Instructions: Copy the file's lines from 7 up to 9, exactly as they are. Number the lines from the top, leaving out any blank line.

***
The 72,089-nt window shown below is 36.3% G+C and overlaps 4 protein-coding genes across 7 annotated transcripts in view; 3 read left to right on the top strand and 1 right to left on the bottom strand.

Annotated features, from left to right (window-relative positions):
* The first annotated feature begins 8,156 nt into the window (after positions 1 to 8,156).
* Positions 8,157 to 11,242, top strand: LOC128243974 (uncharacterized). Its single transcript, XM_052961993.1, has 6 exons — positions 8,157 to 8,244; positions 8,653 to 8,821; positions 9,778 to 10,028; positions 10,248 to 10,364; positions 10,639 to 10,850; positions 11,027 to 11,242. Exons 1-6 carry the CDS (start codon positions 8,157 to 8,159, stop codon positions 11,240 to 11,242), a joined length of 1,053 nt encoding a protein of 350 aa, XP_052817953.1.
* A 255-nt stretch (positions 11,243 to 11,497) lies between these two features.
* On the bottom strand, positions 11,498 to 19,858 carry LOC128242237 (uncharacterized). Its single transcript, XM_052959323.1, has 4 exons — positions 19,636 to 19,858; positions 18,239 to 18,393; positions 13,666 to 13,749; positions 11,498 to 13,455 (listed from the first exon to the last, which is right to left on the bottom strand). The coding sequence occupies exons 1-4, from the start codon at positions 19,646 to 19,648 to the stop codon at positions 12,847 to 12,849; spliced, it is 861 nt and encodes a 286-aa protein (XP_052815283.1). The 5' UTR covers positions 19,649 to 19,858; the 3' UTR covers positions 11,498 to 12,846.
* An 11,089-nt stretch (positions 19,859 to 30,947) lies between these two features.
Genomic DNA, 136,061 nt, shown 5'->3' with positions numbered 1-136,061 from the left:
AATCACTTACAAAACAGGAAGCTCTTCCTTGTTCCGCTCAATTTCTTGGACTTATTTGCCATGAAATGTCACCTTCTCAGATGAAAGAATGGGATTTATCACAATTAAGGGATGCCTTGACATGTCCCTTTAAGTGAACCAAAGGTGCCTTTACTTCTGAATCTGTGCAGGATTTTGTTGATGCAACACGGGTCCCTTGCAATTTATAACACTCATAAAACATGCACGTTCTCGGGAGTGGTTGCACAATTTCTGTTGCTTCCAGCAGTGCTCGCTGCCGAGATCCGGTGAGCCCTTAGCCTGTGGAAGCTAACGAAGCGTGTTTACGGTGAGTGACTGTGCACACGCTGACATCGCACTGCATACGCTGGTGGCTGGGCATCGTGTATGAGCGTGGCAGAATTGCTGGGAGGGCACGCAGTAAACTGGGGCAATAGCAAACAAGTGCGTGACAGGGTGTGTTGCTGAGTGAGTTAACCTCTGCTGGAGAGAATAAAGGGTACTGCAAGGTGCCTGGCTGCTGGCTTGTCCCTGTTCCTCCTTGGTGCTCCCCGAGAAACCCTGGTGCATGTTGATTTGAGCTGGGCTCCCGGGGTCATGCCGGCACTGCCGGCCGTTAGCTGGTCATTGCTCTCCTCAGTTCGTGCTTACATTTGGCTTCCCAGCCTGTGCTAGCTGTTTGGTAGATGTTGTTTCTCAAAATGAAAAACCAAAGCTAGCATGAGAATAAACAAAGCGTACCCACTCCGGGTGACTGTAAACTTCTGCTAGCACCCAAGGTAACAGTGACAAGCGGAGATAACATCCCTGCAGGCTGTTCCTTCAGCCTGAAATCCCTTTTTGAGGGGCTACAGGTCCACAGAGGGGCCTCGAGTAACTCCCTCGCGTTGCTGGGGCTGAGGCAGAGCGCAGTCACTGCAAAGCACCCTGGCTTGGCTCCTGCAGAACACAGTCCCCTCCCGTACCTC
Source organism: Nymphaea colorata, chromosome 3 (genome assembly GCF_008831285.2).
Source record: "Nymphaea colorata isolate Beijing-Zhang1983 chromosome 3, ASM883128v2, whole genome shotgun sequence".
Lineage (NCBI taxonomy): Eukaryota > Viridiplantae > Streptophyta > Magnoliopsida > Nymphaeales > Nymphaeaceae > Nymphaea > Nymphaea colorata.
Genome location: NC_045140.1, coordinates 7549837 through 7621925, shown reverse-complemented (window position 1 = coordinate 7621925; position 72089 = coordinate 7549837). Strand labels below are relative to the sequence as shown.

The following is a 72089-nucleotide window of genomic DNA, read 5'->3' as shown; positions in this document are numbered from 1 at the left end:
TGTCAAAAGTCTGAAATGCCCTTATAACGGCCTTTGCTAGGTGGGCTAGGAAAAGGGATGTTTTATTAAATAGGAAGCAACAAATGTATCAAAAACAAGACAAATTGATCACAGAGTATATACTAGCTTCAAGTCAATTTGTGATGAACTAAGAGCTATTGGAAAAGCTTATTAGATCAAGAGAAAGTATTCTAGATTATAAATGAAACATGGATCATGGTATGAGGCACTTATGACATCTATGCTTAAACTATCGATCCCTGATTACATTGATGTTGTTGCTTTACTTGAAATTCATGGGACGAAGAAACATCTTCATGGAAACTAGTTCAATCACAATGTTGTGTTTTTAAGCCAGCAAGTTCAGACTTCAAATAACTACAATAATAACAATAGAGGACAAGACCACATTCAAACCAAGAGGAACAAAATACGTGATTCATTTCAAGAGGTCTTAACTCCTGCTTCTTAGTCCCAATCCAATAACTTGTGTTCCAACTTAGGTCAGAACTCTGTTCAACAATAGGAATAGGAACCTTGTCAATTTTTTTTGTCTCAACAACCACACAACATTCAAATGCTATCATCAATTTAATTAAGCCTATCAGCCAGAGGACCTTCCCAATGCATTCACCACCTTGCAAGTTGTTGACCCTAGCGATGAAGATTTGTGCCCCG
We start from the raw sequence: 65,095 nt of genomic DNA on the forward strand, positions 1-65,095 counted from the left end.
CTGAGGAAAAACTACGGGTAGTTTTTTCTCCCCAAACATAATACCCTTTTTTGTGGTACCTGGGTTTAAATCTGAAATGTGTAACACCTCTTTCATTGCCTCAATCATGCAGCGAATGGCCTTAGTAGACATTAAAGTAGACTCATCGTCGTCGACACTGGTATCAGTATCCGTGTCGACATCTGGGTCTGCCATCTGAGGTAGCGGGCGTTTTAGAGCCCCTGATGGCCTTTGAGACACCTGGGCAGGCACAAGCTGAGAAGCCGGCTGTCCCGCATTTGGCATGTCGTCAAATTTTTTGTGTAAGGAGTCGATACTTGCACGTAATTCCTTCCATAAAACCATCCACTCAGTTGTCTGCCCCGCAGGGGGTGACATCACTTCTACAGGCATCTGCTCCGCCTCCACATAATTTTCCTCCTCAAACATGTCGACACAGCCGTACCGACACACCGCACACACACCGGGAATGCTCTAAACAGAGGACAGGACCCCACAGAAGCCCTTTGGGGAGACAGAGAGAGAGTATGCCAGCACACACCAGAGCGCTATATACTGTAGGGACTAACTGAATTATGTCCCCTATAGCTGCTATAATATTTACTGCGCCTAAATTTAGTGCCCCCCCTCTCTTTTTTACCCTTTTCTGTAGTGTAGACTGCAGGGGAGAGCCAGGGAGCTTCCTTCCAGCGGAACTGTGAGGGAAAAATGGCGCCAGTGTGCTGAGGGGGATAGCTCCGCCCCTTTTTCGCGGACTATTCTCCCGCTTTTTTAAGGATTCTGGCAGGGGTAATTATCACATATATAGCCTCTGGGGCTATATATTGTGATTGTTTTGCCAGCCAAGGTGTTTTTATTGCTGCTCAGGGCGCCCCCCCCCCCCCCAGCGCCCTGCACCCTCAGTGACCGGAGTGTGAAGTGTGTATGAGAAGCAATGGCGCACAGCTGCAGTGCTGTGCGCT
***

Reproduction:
* An 11,089-nt stretch (positions 19,859 to 30,947) lies between these two features.
Genomic DNA, 136,061 nt, shown 5'->3' with positions numbered 1-136,061 from the left:
AATCACTTACAAAACAGGAAGCTCTTCCTTGTTCCGCTCAATTTCTTGGACTTATTTGCCATGAAATGTCACCTTCTCAGATGAAAGAATGGGATTTATCACAATTAAGGGATGCCTTGACATGTCCCTTTAAGTGAACCAAAGGTGCCTTTACTTCTGAATCTGTGCAGGATTTTGTTGATGCAACACGGGTCCCTTGCAATTTATAACACTCATAAAACATGCACGTTCTCGGGAGTGGTTGCACAATTTCTGTTGCTTCCAGCAGTGCTCGCTGCCGAGATCCGGTGAGCCCTTAGCCTGTGGAAGCTAACGAAGCGTGTTTACGGTGAGTGACTGTGCACACGCTGACATCGCACTGCATACGCTGGTGGCTGGGCATCGTGTATGAGCGTGGCAGAATTGCTGGGAGGGCACGCAGTAAACTGGGGCAATAGCAAACAAGTGCGTGACAGGGTGTGTTGCTGAGTGAGTTAACCTCTGCTGGAGAGAATAAAGGGTACTGCAAGGTGCCTGGCTGCTGGCTTGTCCCTGTTCCTCCTTGGTGCTCCCCGAGAAACCCTGGTGCATGTTGATTTGAGCTGGGCTCCCGGGGTCATGCCGGCACTGCCGGCCGTTAGCTGGTCATTGCTCTCCTCAGTTCGTGCTTACATTTGGCTTCCCAGCCTGTGCTAGCTGTTTGGTAGATGTTGTTTCTCAAAATGAAAAACCAAAGCTAGCATGAGAATAAACAAAGCGTACCCACTCCGGGTGACTGTAAACTTCTGCTAGCACCCAAGGTAACAGTGACAAGCGGAGATAACATCCCTGCAGGCTGTTCCTTCAGCCTGAAATCCCTTTTTGAGGGGCTACAGGTCCACAGAGGGGCCTCGAGTAACTCCCTCGCGTTGCTGGGGCTGAGGCAGAGCGCAGTCACTGCAAAGCACCCTGGCTTGGCTCCTGCAGAACACAGTCCCCTCCCGTACCTC